Pacific storms bring damp week to region

Stock image | St. George News

ST. GEORGE — A week of frequent rainstorms and heavy snow in the mountains is expected as multiple Pacific storm systems move through the region.

Shaded areas denote regions subject to the hazardous weather outlook. Map generated Feb. 17, 2017 at 10:26 p.m. MST | Image courtesy of National Weather Service, St. George News

The National Weather Service in Salt Lake City has issued a Hazardous Weather Outlook for the western two-thirds of the state.

Affected areas

Regionally impacted areas include southwest Utah, Utah’s Dixie and Zion National Park, south-central Utah, Glen Canyon Recreation Area-Lake Powell and southern mountains.

Statewide areas include Cache Valley/Utah portion, northern Wasatch Front, Salt Lake and Tooele valleys, southern Wasatch Front, Great Salt Lake desert and mountains, Wasatch mountain valleys, Wasatch mountains Interstate 80 north and south of I-80, western Uinta mountains, Wasatch Plateau/Book Cliffs, Western Uinta Basin, Castle Country, San Rafael Swell, Sanpete/Sevier valleys, west-central Utah and southwest Wyoming.


Light rain and snow showers will affect northern areas Thursday night with minor accumulations possible above 8,000 feet.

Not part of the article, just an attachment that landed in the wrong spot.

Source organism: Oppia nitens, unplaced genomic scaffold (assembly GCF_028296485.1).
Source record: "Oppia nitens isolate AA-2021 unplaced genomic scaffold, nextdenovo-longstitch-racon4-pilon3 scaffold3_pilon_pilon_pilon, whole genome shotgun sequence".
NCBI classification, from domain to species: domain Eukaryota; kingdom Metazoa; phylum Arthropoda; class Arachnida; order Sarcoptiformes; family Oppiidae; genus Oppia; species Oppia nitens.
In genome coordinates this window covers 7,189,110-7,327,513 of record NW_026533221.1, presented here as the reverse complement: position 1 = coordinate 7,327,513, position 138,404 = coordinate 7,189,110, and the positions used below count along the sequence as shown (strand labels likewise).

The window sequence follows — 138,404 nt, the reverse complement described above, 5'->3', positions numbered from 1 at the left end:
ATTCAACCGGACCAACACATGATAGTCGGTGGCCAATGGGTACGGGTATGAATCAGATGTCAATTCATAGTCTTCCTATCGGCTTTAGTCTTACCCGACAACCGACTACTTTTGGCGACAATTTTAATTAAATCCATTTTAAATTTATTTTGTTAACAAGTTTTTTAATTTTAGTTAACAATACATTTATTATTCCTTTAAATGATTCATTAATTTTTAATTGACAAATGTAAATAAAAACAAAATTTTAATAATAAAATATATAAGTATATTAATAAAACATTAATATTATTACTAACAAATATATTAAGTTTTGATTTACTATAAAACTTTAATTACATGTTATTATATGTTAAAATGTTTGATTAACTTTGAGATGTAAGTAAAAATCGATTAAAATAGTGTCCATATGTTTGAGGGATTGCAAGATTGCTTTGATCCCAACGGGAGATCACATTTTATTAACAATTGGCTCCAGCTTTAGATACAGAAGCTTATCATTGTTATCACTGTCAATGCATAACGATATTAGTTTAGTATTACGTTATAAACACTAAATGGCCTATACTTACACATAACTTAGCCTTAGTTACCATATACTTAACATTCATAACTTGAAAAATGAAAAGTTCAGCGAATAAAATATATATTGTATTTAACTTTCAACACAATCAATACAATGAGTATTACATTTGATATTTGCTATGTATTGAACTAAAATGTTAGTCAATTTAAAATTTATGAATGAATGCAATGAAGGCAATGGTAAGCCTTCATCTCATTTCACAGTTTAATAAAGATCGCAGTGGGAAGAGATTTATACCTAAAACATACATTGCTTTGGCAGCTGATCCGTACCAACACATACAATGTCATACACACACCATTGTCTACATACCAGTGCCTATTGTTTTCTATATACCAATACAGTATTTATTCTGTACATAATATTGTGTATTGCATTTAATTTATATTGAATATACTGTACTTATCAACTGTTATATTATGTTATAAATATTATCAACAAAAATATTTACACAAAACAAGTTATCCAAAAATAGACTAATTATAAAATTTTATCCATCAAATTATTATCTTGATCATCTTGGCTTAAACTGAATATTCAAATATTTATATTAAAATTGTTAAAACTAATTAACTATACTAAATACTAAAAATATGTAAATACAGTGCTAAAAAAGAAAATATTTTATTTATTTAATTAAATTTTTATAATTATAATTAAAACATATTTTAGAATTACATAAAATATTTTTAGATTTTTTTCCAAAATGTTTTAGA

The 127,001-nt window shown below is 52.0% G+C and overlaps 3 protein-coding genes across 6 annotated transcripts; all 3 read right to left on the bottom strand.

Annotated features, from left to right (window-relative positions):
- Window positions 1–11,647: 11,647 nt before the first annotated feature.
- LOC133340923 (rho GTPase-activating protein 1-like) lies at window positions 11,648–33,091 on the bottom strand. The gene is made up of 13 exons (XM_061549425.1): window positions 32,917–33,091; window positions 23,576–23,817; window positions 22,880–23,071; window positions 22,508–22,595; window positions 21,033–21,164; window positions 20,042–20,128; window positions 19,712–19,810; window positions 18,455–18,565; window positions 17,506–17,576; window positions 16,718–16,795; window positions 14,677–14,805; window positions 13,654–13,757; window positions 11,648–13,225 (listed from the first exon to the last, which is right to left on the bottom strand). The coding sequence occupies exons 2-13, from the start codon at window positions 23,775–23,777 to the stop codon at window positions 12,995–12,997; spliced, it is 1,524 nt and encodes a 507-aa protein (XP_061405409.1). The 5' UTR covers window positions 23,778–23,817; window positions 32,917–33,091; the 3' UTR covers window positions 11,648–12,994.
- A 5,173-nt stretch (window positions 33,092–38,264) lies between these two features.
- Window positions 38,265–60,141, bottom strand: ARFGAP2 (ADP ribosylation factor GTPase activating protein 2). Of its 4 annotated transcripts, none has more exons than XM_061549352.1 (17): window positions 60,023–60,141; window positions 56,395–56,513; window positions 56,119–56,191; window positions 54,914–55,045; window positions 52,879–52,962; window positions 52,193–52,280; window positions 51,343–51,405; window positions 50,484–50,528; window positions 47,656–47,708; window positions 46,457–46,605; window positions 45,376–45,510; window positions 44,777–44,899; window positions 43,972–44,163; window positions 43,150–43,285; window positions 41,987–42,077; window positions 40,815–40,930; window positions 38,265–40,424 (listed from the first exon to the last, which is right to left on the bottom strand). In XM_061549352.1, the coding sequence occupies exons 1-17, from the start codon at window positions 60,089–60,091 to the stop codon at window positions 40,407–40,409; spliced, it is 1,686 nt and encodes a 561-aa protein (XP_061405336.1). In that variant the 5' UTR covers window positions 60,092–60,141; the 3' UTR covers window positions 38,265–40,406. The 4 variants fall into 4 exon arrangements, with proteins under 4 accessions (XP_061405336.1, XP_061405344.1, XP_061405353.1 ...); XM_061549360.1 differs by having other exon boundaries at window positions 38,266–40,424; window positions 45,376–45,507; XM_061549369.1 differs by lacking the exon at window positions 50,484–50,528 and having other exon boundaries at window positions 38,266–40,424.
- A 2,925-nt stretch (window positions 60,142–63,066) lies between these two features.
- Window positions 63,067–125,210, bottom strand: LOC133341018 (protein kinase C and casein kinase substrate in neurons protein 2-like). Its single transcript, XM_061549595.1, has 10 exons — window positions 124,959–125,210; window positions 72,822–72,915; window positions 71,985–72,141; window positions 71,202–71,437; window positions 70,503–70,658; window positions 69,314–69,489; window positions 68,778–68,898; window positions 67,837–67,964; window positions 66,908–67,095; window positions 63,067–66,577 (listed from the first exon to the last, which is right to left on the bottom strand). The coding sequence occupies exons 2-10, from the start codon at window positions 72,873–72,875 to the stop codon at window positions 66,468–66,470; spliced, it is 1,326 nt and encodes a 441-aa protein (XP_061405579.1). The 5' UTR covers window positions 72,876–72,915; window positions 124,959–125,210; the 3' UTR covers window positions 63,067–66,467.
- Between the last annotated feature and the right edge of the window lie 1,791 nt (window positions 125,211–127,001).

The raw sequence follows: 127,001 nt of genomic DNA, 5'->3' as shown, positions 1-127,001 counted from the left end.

Southern Utah will be the focus of the next storm Friday before spreading north across central and northern Utah by Friday night. The heaviest precipitation will remain across the south, with valley rain and mountain snow expected.

Scattered shower activity Saturday will become more widespread Sunday as another Pacific weather disturbance moves through the region. Significant snowfall is expected in the mountains. Temperatures will be cool enough that rain may mix with snow in the higher valleys Sunday night through early Monday.

Lingering shower activity early in the week will pick up again Wednesday ahead of the next energetic Pacific storm system expected to arrive in the region next week.


Snow and slush are expected on roads above 7,500 feet with slush possible down to 6,500 feet. Southern Utah mountain roadways will be the most impacted including state Route 14 and state Highway 143 down to Long Valley Junction.


Email: [email protected]

Twitter: @STGnews

Copyright St. George News, LLC, 2017, all rights reserved.


Free News Delivery by Email

Would you like to have the day's news stories delivered right to your inbox every evening? Enter your email below to start!

Leave a Reply

This site uses Akismet to reduce spam. Learn how your comment data is processed.